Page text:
María Celeste Arrarás

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María Celeste Arrarás
Thumbnail 3FD947D0-5B31-4BB8-B34A-508F444225A6.jpg
Born Mayagüez, Puerto Rico
Residence Miami, FL
Other names María Celeste
Occupation Journalist, author, and television personality
Known for Al Rojo Vivo con María Celeste and Noticiero Telemundo

María Celeste Arrarás (born 27 September 1960 in Mayagüez, Puerto Rico), better known as María Celeste, is a Puerto Rican broadcast journalist, best-selling author, and television personality. She is best known for being a force within the Spanish language television, with over 30 years of experience. Considered a trailblazer for Hispanic women in television, Arrarás was selected for the cover of "Newsweek" magazine, who named her as one of the “20 Most Powerful Women” of the next generation of leaders, with several other news sources echoing such praise. Her renowned professionalism and experience has not only made Arrarás a household name, but also gained her the reputation of being one of the most trusted journalists in the field. Throughout her remarkable career, Arrarás has won several accolades and awards, including an Emmy Award in recognition for her extraordinary career as a journalist. Currently, Arrarás serves as the host and managing editor of Al Rojo Vivo (Telemundo) the most talked about newsmagazine in Hispanic television, which airs nationwide in the U.S. and in 15 Latin American countries, and has a daily audience of 35 million viewers. Arrarás is also the co-anchor of Telemundo’s internationally acclaimed newscast, Noticiero Telemundo. Her far-reaching popularity has made Arrarás a social media dynamo, with millions of followers across the world.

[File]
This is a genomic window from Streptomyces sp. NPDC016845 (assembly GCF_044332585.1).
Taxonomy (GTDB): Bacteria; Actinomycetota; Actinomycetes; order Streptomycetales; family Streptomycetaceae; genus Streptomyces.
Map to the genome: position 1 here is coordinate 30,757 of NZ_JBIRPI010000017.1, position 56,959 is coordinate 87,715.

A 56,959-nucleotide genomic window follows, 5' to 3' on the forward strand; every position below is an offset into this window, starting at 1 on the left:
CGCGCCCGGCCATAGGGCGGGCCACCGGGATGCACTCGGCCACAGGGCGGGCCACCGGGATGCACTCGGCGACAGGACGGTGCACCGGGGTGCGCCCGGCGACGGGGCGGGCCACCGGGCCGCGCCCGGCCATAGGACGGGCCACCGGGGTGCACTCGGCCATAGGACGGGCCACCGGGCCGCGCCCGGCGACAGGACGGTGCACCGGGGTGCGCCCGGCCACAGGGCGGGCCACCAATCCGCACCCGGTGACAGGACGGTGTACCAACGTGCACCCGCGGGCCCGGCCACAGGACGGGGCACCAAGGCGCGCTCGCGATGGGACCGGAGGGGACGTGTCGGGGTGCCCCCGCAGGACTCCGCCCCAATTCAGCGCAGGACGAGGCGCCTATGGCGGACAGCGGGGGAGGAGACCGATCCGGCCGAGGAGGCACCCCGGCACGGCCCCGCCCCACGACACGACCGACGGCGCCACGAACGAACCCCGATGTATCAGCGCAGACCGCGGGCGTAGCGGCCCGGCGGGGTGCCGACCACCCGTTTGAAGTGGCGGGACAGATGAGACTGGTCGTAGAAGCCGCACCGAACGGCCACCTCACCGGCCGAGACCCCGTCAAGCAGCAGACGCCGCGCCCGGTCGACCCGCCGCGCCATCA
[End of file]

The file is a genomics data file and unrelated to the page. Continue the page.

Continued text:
Early Life and Education[edit]

María Celeste Arrarás was born in Mayagüez, Puerto Rico, the firstborn child of José Enrique Arrarás, a respected politician, lawyer, and educator, and Astrid Mangual, a homemaker and chemist.[1][2][3] The family later grew, with Arrarás being joined by eight other siblings, Astrid, José Enrique, Jr., Patricia, Gabriel Enrique, Enrique Antonio and Isabel Celeste Arrarás. After her mother’s remarriage, Arrarás was joined by two more siblings, Percy and Francisco Naranjo.